torr

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torr

 [tor]
a unit of pressure equal to one millimeter of mercury (mm Hg), or 133.3 pascals.
Miller-Keane Encyclopedia and Dictionary of Medicine, Nursing, and Allied Health, Seventh Edition. © 2003 by Saunders, an imprint of Elsevier, Inc. All rights reserved.

torr

(tōr),
A unit of pressure sufficient to support a 1-mm column of mercury at 0°C against the standard acceleration of gravity at 45° north latitude (980.621 cm/s2); equivalent to 1333.224 dynes/cm2, 1.333224 millibars, 1.35951 cm of H2O, 133.3224 newtons/m2 (or Pa); 1 atmosphere (atm) equals 760 Torr.
[Evangelista Torricelli]
Farlex Partner Medical Dictionary © Farlex 2012

Torricelli,

Evangelista, Italian scientist, 1608-1647.
torr - a unit of pressure.
torricellian vacuum - a vacuum above the mercury in a barometer tube.
Medical Eponyms © Farlex 2012
References in periodicals archive ?
Under our own moderate drying conditions of 50 [degrees] C/17 h/110 millitorr, we obtain an exponent of 3.8 [ILLUSTRATION FOR FIGURE 9 OMITTED] that matches the previously published work.
Industry-standard gauges measure pressure from atmosphere to 1 milliTorr. Mini-convention modules are convenient, low-cost solution for vacuum measurements where front panel controls are not needed and vacuum system is controlled by computer.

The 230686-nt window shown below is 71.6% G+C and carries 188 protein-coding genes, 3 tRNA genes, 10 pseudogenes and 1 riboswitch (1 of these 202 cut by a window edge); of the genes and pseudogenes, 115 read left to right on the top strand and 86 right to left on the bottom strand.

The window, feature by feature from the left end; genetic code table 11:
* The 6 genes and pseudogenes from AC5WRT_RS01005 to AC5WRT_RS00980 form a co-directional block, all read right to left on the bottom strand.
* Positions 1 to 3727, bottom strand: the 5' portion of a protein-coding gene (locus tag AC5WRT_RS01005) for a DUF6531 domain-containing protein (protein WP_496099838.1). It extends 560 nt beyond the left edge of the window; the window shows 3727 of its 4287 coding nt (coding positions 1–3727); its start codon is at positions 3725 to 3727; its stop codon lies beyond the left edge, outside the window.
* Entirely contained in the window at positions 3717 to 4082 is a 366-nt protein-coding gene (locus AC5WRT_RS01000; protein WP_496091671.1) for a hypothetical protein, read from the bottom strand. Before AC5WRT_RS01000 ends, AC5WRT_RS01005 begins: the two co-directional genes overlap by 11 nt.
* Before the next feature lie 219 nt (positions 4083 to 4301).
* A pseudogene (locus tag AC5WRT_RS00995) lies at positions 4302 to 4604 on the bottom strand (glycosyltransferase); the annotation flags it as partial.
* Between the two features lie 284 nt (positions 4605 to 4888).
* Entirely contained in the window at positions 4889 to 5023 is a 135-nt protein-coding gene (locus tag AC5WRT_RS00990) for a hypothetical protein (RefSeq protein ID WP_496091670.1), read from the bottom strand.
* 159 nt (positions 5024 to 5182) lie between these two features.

Consider that the gas load, during a pumpdown below 1 millitorr or so will be almost entirely water vapor desorbing from O-rings and from the chamber's surfaces.
By the time the total pressure falls to approximately 1 millitorr, the gas in the original volume is almost gone.
The sputtering process typically begins by evacuating a vacuum chamber to a base pressure of [10.sup.-6][10.sup.-10] torr, depending on the process, and then backfilling the evacuated chamber with a continuous flow of a gas such as Ar to a pressure of 1-100 millitorr. A negative potential of 0.5-5 kV is applied to the target to initiate positive-ion Ar bombardment while the substrate remains grounded.
Oil-sealed mechanical pumps cannot easily reach roughing pressures below several millitorr. The amount of gas that any getter system has to sorb at these pressures would exhaust its ability to pump if it had to pump down repeatedly from these high pressures.